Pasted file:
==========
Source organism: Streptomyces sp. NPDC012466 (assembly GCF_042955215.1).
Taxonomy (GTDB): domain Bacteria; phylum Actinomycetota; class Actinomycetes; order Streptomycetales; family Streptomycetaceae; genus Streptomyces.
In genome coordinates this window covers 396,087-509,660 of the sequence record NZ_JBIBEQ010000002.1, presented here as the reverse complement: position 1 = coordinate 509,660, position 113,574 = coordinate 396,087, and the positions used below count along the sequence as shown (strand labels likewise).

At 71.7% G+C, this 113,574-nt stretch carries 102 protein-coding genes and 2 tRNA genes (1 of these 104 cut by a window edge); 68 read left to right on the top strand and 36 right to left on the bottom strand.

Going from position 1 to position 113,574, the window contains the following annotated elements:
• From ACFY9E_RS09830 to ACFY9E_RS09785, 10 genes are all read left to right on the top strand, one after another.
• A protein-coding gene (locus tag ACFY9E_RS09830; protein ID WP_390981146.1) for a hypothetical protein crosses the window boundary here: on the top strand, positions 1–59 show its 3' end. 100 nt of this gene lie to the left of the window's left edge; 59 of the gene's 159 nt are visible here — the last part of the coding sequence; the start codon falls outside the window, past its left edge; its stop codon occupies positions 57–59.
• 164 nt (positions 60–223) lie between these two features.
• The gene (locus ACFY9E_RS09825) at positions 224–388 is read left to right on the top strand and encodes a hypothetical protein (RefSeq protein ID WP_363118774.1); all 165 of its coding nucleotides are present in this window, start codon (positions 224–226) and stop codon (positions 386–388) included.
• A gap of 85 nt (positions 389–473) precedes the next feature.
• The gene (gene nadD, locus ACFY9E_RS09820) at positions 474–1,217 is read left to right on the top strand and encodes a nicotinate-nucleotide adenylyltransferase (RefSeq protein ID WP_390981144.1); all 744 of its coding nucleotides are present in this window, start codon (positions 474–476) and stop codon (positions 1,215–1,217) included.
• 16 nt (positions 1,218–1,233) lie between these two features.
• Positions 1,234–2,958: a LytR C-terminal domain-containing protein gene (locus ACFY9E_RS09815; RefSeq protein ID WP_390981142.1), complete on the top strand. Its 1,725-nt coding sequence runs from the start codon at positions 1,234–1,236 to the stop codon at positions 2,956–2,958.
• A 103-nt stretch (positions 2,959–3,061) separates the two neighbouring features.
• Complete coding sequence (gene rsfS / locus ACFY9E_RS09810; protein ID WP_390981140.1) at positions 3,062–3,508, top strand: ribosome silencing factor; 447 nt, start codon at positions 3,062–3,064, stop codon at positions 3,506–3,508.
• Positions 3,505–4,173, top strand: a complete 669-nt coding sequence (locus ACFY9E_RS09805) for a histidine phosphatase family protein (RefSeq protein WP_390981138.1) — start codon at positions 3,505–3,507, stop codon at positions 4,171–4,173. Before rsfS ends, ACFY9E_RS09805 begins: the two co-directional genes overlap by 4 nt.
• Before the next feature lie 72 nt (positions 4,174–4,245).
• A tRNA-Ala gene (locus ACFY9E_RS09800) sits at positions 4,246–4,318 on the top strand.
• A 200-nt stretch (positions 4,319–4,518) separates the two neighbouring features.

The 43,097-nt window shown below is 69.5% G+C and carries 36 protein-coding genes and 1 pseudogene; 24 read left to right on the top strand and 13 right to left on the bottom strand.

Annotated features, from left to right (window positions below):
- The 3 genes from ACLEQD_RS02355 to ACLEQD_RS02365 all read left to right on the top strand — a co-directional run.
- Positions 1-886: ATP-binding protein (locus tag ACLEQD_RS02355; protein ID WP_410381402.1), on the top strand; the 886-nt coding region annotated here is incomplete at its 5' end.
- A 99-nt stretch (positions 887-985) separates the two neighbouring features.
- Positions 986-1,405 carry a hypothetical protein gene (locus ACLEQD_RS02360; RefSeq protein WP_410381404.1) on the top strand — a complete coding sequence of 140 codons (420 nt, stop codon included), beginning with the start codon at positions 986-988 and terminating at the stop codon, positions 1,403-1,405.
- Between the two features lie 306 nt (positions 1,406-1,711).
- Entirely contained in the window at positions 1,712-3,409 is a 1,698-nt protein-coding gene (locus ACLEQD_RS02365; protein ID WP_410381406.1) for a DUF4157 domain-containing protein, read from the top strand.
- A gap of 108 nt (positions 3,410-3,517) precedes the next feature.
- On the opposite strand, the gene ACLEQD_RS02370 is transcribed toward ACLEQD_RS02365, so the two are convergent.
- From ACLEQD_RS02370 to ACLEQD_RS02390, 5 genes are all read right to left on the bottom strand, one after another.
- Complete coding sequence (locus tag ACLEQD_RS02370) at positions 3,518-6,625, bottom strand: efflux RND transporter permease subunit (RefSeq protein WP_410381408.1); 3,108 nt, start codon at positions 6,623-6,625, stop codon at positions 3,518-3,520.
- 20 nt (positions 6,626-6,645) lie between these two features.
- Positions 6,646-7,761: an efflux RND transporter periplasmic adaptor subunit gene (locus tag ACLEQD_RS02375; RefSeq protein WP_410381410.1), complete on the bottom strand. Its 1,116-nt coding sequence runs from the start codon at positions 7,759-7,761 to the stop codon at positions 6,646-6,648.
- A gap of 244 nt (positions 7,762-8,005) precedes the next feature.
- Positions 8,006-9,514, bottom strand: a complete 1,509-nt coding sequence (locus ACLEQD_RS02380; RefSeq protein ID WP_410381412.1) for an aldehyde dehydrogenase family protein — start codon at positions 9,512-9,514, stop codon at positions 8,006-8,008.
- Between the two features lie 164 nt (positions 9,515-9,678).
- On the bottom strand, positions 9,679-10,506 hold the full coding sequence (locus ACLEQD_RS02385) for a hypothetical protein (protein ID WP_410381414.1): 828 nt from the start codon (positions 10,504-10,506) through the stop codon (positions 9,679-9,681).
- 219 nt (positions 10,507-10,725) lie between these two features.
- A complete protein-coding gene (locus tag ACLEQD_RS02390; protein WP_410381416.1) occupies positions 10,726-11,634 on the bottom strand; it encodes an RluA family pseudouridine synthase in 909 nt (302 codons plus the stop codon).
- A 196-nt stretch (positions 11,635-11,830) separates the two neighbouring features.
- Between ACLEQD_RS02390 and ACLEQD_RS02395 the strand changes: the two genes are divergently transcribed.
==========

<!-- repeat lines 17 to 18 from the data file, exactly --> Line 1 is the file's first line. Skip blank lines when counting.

• Before the next feature lie 72 nt (positions 4,174–4,245).
• A tRNA-Ala gene (locus ACFY9E_RS09800) sits at positions 4,246–4,318 on the top strand.